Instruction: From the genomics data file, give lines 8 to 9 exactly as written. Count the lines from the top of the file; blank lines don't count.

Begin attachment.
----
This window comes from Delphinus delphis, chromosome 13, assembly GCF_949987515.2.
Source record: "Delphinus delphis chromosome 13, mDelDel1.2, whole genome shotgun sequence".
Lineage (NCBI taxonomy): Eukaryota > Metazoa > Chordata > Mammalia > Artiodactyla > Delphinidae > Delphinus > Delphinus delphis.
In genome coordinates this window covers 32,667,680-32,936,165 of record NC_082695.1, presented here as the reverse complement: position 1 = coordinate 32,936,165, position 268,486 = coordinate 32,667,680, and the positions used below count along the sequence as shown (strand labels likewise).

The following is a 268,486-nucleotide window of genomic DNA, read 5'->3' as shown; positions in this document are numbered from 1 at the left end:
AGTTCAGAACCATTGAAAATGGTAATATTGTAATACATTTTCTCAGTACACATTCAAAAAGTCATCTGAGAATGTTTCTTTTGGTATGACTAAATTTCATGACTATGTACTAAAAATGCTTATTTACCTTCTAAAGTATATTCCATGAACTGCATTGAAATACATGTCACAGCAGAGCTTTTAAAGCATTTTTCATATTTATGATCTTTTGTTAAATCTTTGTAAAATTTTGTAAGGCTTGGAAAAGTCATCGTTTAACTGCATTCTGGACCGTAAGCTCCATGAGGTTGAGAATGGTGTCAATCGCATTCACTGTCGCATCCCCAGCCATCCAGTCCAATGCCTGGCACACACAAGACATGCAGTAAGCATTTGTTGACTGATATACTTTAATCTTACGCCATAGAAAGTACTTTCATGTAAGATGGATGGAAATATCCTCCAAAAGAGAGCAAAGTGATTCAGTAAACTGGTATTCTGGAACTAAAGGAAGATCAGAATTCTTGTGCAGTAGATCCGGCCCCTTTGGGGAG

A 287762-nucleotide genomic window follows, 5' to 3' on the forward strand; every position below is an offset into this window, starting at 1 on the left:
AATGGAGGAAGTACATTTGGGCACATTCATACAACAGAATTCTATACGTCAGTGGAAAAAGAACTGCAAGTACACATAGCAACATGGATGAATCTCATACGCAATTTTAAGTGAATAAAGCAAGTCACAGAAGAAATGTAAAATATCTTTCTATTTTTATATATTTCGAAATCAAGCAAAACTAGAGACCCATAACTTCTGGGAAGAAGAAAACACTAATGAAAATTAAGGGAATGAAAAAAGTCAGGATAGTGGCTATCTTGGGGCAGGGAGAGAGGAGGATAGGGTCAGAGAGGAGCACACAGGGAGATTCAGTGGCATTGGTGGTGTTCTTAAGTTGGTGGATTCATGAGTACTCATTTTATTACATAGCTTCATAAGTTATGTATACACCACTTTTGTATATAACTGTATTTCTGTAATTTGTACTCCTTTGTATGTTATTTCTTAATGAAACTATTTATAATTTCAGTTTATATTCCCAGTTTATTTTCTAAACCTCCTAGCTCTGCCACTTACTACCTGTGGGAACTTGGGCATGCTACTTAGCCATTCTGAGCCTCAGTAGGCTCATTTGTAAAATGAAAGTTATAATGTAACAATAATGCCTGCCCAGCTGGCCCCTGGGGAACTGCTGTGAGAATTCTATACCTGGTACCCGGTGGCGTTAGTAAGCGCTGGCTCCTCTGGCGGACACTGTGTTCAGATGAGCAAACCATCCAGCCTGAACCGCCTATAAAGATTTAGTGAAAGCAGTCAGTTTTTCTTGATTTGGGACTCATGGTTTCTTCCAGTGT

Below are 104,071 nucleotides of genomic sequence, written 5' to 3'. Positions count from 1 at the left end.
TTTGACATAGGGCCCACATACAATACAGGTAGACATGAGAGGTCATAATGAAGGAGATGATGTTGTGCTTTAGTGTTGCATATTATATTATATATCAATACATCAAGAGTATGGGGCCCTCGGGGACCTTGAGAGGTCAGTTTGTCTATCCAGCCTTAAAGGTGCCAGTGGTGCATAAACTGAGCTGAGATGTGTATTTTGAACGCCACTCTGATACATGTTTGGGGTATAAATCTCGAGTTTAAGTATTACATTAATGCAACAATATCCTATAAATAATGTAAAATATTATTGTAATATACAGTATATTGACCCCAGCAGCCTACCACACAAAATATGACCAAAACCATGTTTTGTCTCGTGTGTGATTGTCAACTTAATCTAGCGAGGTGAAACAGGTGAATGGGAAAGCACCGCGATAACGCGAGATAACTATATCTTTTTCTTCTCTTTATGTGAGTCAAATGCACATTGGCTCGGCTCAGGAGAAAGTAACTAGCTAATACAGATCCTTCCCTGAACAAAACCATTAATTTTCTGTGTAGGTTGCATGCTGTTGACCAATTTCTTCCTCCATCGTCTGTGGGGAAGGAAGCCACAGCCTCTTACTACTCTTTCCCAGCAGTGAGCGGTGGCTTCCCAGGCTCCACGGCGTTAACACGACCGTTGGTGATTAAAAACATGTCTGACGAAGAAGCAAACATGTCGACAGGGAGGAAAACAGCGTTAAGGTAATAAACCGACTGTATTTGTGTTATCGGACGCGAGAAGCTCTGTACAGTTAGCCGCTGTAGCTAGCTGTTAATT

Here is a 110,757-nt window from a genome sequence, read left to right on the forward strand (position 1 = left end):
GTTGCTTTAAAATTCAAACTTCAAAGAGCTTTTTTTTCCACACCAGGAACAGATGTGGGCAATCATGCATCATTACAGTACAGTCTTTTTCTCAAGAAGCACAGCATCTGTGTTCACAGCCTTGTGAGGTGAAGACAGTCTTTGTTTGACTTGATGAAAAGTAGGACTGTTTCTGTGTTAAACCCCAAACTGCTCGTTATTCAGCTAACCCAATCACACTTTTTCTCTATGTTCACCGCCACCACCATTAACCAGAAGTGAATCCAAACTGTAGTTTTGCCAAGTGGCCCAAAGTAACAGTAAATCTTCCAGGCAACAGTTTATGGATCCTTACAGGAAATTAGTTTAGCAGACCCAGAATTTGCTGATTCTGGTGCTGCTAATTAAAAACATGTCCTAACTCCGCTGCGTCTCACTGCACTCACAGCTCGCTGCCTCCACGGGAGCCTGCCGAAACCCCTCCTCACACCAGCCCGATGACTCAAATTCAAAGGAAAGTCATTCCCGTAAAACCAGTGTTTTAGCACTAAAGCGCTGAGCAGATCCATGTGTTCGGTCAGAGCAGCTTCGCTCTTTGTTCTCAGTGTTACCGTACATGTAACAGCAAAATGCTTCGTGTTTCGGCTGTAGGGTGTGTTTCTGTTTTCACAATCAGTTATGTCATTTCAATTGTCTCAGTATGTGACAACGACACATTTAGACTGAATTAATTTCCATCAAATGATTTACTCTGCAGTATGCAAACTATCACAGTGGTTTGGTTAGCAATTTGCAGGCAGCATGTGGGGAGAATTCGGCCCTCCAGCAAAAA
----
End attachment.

AATGGAGGAAGTACATTTGGGCACATTCATACAACAGAATTCTATACGTCAGTGGAAAAAGAACTGCAAGTACACATAGCAACATGGATGAATCTCATACGCAATTTTAAGTGAATAAAGCAAGTCACAGAAGAAATGTAAAATATCTTTCTATTTTTATATATTTCGAAATCAAGCAAAACTAGAGACCCATAACTTCTGGGAAGAAGAAAACACTAATGAAAATTAAGGGAATGAAAAAAGTCAGGATAGTGGCTATCTTGGGGCAGGGAGAGAGGAGGATAGGGTCAGAGAGGAGCACACAGGGAGATTCAGTGGCATTGGTGGTGTTCTTAAGTTGGTGGATTCATGAGTACTCATTTTATTACATAGCTTCATAAGTTATGTATACACCACTTTTGTATATAACTGTATTTCTGTAATTTGTACTCCTTTGTATGTTATTTCTTAATGAAACTATTTATAATTTCAGTTTATATTCCCAGTTTATTTTCTAAACCTCCTAGCTCTGCCACTTACTACCTGTGGGAACTTGGGCATGCTACTTAGCCATTCTGAGCCTCAGTAGGCTCATTTGTAAAATGAAAGTTATAATGTAACAATAATGCCTGCCCAGCTGGCCCCTGGGGAACTGCTGTGAGAATTCTATACCTGGTACCCGGTGGCGTTAGTAAGCGCTGGCTCCTCTGGCGGACACTGTGTTCAGATGAGCAAACCATCCAGCCTGAACCGCCTATAAAGATTTAGTGAAAGCAGTCAGTTTTTCTTGATTTGGGACTCATGGTTTCTTCCAGTGT

Below are 104,071 nucleotides of genomic sequence, written 5' to 3'. Positions count from 1 at the left end.